- John Piper, N. T. Wright, and Gracious Discernment
- John Piper Challenges N. T. Wright on Justification
- Piper Explains the Classic View of Justification Versus N. T. Wright’s View
- Piper and Wright: Does Justification by Faith Save Us?
- John Piper: Is N. T. Wright Preaching Another Gospel?
- Legalism Versus Grace in First Century Judaism
- Hard and Soft Legalism
- Legalism, Racism, and the First Century Jew
- 2 Corinthians 5 and Romans 5—Two Critical Passages on Justification
- The Christian and the Law
- Piper Gets Passionate with the ETS on Justification
- Tom Wright’s Response to John Piper
- Does Piper Neglect the Resurrection?
So, what is the crux of the doctrine of justification, according to Piper?
“Our only hope for living the radical demands of the Christian life is that God is totally for us now and forever. Therefore, God has not ordained that living the Christian life should be the basis of our hope that God is for us. That basis is the death and righteousness of Christ, counted as ours through faith alone. On the cross Christ endured for us all the punishment required of us because of our sin. And in order that God, as our Father, might be completely for us and not against us forever, Christ has performed for us in his perfect obedience to God all that God required of us.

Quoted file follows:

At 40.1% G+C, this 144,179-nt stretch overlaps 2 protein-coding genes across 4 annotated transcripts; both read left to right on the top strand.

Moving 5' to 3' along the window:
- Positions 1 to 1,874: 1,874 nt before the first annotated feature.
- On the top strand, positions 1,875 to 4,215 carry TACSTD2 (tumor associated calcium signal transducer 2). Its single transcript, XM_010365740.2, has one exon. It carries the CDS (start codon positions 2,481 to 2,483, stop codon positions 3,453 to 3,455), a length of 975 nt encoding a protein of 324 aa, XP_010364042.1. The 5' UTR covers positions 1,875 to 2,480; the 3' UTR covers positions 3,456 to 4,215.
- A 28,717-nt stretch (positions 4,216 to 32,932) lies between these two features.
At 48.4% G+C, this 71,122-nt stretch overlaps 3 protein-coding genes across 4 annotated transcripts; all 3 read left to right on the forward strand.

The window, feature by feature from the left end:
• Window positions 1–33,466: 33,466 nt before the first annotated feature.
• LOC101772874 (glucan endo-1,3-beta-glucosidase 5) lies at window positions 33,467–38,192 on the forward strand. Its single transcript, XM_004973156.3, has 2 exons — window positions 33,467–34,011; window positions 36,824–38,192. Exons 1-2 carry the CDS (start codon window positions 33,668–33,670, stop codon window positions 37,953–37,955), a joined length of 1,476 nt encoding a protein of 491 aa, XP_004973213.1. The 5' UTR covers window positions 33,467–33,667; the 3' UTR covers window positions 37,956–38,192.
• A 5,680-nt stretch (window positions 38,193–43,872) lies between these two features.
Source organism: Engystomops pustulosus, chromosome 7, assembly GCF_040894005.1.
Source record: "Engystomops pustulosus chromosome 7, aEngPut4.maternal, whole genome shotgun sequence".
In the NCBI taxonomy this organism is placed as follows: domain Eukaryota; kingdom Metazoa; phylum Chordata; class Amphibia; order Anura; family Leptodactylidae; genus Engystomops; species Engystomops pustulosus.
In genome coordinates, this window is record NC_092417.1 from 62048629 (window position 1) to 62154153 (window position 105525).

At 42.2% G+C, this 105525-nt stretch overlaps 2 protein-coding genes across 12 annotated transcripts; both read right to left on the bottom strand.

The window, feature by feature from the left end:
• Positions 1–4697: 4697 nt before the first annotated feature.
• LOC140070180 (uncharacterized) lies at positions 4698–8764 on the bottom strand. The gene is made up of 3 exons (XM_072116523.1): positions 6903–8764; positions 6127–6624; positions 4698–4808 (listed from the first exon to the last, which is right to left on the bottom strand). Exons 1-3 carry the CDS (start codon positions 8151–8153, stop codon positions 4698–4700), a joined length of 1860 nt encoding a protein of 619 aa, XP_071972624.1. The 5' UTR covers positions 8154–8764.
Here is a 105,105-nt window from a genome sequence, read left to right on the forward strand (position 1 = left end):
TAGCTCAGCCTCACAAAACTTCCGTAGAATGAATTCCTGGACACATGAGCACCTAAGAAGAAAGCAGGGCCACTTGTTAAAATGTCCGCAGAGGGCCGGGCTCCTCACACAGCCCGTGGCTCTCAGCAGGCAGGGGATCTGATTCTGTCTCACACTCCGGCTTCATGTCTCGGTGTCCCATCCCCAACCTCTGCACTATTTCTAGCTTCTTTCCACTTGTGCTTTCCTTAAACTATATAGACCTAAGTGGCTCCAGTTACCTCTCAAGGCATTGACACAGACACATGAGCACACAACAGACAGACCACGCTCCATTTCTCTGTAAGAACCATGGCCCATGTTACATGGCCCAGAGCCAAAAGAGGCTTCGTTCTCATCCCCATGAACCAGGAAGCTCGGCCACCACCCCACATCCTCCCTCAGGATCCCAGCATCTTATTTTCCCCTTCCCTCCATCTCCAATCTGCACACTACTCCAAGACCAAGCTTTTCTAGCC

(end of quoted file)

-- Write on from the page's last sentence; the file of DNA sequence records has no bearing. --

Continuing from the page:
This punishment and this obedience are completed and past. They can never change. Our union with Christ and the enjoyment of these benefits is secure forever. Through faith alone, God establishes our union with Christ. This union will never fail, because in Christ, God is for us as an omnipotent Father who sustains our faith, and works all things together for our everlasting good. The one and only instrument through which God preserves our union with Christ is faith in Christ—the purely receiving act of the soul.” (p. 184)
Book photo courtesy of Tony S. Reinke, The Shepherd’s Scrapbook. Used by permission.